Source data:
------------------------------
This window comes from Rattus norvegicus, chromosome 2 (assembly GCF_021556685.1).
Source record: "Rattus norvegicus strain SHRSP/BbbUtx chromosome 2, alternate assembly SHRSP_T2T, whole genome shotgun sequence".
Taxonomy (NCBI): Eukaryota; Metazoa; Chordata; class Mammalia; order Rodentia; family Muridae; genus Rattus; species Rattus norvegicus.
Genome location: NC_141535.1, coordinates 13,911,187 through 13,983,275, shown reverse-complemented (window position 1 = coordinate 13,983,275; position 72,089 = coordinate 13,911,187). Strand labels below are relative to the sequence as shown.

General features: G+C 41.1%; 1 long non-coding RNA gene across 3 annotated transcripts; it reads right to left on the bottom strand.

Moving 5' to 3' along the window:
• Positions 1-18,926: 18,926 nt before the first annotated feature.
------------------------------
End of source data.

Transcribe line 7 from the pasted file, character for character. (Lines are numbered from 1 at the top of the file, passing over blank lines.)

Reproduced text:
• Positions 1-18,926: 18,926 nt before the first annotated feature.